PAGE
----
Internet ads, I'm not so sure

∙ 3 min read

Do you remember the Internet without ads? Most likely not.

I vaguely remember in the early 2000s you could surf for what felt like hours without seeing any. Maybe I’m misremembering. Maybe ads were less intrusive. Maybe they were less follow-you-around-the-web-until-you-buy-the-shoes-you-looked-at annoying. It’s really difficult to imagine an Internet without them nowadays. They aren’t naturally part of the Web’s grain, but they’ve cemented themselves to it pretty darn well.1

Let’s consider something like Spotify or

If you subscribe, then you get the full service for as long as you pay. That seems pretty fair.

If you don’t, the user experience breaks to accommodate ads. Your time and attention are taxed for this. You can’t listen to songs or read articles right when you want to consume them. Minute-long audio ads or six-second ad walls (à la Bloomberg) trap some of your time. Your attention also suffers because of the context switching. If I’m in programming flow, I don’t want my 150 BPM music suddenly cut for an ad about Harry’s razors.

Unfortunately, the more insidious side of ads doesn’t include ad/pay walls or context switching. It’s that products are designed to be (unethically) addictive. Whatever utility Facebook, Instagram, et al. had was corrupted by trying to get people to click on more ads. The incentives are just really misaligned. Lots of people—in fact billions—are fine with this, but if they fully understood the tradeoff, they might not be.

Currently, ad-supported models demand creators constantly grow their time spent, page views, clicks, conversions, etc. For example, article headlines are engineered to attract new readers (so they can see ads), not for their existing, paying subscribers.2 Content has to be crafted so more eyeballs view it and advertisers are content.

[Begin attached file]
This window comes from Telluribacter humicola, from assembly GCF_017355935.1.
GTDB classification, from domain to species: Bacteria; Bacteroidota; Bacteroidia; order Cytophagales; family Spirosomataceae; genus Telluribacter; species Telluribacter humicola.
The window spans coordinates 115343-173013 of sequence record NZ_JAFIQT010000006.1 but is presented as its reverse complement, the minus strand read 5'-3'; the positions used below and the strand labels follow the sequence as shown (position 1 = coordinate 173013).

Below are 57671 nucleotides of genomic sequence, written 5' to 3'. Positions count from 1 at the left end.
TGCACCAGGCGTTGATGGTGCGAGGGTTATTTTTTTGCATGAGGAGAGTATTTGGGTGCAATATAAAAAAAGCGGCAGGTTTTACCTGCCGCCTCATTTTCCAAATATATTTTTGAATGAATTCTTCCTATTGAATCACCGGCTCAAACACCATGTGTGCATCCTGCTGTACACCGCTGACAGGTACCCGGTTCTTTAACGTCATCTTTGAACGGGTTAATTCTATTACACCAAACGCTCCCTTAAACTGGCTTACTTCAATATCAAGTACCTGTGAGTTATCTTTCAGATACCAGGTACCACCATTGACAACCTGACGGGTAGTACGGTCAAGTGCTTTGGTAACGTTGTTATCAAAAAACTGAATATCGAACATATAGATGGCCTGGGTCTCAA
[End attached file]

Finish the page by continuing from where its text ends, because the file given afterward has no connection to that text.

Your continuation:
You see what’s so wrong here?

The blogger writes for his/her readers, but the advertiser paying them likely doesn’t know or care what they are writing about. Or at least not as much as their fans do. A lot of creators are too quick to insert ads, assuming their fans won’t pay for something. But they never ask. A 1,000 true fans are much more powerful than ads.

I think there is a middle way, where consumers still have access to high quality content on the Web and creators can earn enough to keep creating that very content. It won’t happen right way, but there’s already a shift towards it. Companies, like Patreon and Open Collective, are leading the charge to normalize the idea of paying for things, especially the non-material things you love (videos, articles, OSS). They are redefining the creator/consumer relationship.

Slowly chipping away at ads on the Web.

I encourage you to consider paying for the services you use and love. You can support a creator so they don’t have to turn on ads, can remove them, and/or more importantly pursue what they love. Plus, you get to use the real thing. It’s a win-win.

I support a journalling app, Day One, monthly. You can read a bit why I like it so much here.

Thanks to Himanshu Sahay and Tim Petri for reading drafts of this.

  1. The Web’s Grain, written by Frank Chimero, one of my favorite reads on the Interwebs. 

  2. Kevin Kelly from the fantastic On Margins podcast by Craig Mod: Here’s a little bit inside stuff from the magazines, and I always objected to this, which was that when you have a magazine that you’re only going to subscribers, you can do amazing things with the cover, because the covers are all designed for magazines on the people who don’t subscribe. We’re trying to win over people who are not your fans, and so all the people who are your fans, you’re ignoring them.